Director Guillermo del Toro has established himself as the master of the ghost shot: where something is stirring, only the audience has “imagined” the worst, and over the shoulder we glimpse an apparition, whether it’s that relentless ghostboy in The Devil’s Backbone or the first tentacled wisp of an otherworldly matriarch in Mama.
Del Toro is credited as producer on first time director Andes Muschietti’s expanded feature based on his short of the same name. In the movie, Jessica Chastain takes time off from her rock band to care for two feral children that are related to her boyfriend. After a financial crisis, it seems the boyfriend’s brother killed his estranged wife and a business partner, then grabbed his two girls and headed into the mountains on ice-slick backroads. He wrecks, gets the girls to a vacant cabin where a vengeful spirit prevents him from a murder/suicide.
Mama combines elements from two different sources. One is a Mexican folk tale that has circulated Texas border towns since the late 1880s about a “crying woman” seen searching for her dead child. To hear the eerie sound of her wailing is a certain death sentence. The story goes that after her illegitimate baby is taken from her by authorities, she steals the infant back and kills both herself and the child by drowning in a lake.
Muschietti has padded his story with a persistent supernatural urgency common in more recent angel-of-death encounters, especially the sightings of a winged creature in and around Texas. In the late ’60s, eyewitnesses observed similar apparitions in months leading to a bridge collapse in Point Pleasant, West Virginia, commonly known as the Mothman saga. If you watch Mama closely, there are images that were evident in 2002’s The Mothman Prophecies.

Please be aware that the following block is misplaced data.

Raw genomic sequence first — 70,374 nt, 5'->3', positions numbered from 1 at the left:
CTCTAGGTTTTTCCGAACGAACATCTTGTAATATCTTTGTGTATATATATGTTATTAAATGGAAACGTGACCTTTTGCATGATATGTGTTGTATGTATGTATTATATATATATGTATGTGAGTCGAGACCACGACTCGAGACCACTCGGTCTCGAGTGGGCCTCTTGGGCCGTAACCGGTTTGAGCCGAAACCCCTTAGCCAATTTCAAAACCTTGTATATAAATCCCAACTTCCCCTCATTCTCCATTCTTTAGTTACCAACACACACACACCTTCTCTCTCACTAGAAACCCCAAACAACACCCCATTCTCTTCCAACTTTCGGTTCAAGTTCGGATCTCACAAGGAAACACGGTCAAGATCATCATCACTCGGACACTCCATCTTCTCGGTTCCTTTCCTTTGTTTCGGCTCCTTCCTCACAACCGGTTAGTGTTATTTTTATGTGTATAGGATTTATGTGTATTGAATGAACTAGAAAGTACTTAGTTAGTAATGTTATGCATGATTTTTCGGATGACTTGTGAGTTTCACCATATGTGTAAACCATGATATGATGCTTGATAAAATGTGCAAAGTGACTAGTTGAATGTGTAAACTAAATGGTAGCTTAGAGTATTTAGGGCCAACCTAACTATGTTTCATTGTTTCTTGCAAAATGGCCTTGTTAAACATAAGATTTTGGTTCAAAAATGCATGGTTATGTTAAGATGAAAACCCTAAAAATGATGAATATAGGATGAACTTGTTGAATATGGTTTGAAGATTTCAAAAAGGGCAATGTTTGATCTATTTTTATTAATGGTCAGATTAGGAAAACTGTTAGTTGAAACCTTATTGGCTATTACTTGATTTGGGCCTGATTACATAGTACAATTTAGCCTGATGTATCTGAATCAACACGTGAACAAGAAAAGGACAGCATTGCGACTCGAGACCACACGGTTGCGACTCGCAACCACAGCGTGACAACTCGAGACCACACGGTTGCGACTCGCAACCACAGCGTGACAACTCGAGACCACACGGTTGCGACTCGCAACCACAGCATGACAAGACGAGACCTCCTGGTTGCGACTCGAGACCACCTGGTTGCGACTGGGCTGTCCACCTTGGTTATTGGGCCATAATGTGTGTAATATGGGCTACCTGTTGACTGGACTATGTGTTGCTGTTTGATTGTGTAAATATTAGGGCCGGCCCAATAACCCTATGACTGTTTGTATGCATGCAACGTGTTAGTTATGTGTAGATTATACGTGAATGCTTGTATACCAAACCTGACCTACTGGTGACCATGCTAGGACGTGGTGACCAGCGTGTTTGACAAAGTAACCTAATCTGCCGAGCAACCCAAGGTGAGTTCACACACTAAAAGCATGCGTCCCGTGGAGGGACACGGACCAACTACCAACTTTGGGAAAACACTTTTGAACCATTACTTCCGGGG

Allegedly covered with hair mistaken for feathers, both moths and hair permeate the frames of Mama as the two siblings – Lily and Victoria – interact with their “angel.” Hair carries voodoo properties as well as being a living entity in Japanese horror. Rooted in psychoanalytical fluency, Mama is contained within the confines of the family realm, while the Mothman is more of a sociological exercise in mass hallucination.
After the boyfriend suffers a fall and slips into a coma, it becomes his girlfriend’s role to provide a stable environment for the kids or relatives hope to step in and receive full custody. It’s a tough situation, especially since the girls converse with the walls and Lily, the youngest, has no grasp of English but grunts and hums. Victoria is more well adjusted but remains skeptical of this unknown rocker thrust into motherhood.
Initially the movie is focused on children raised apart from civilized contact, having to fend for themselves in deplorable conditions before being found, which recalls Michael Apted’s Nell or Truffaut’s The Wild Child. But once reunited with their deceased father’s brother and moved to a location accessible to a psychiatrist who’s researching folklore, the movie becomes a Creepy or Eerie tale illustrated by Gray Morrow about gothic surroundings and supernatural vengeance.
Unlike most modern horror, Mama has a beginning, middle and ending. It has a monster! There are reasons why things occur as they do, and judgments carry consequences. And though I loved V/H/S and Insidious, they are modern adaptations of classic themes.
Mama is classic horror.
All the scientific jargon that cites “the beyond” as either aberrations of the mind or the materializations of energy get the heave-ho. This is a plain old ghost story, atmospheric and profusely littered with the accouterments of clutter common in these encounters.
The Mothman was largely seen around a munitions dump.
The miracle at Lourdes in 1858 took place in a garbage dump.
Mothers superior and otherwise are drawn to squalor.
After all, Mama is just another word for Mother, and you can’t spell “mother” without “moth.”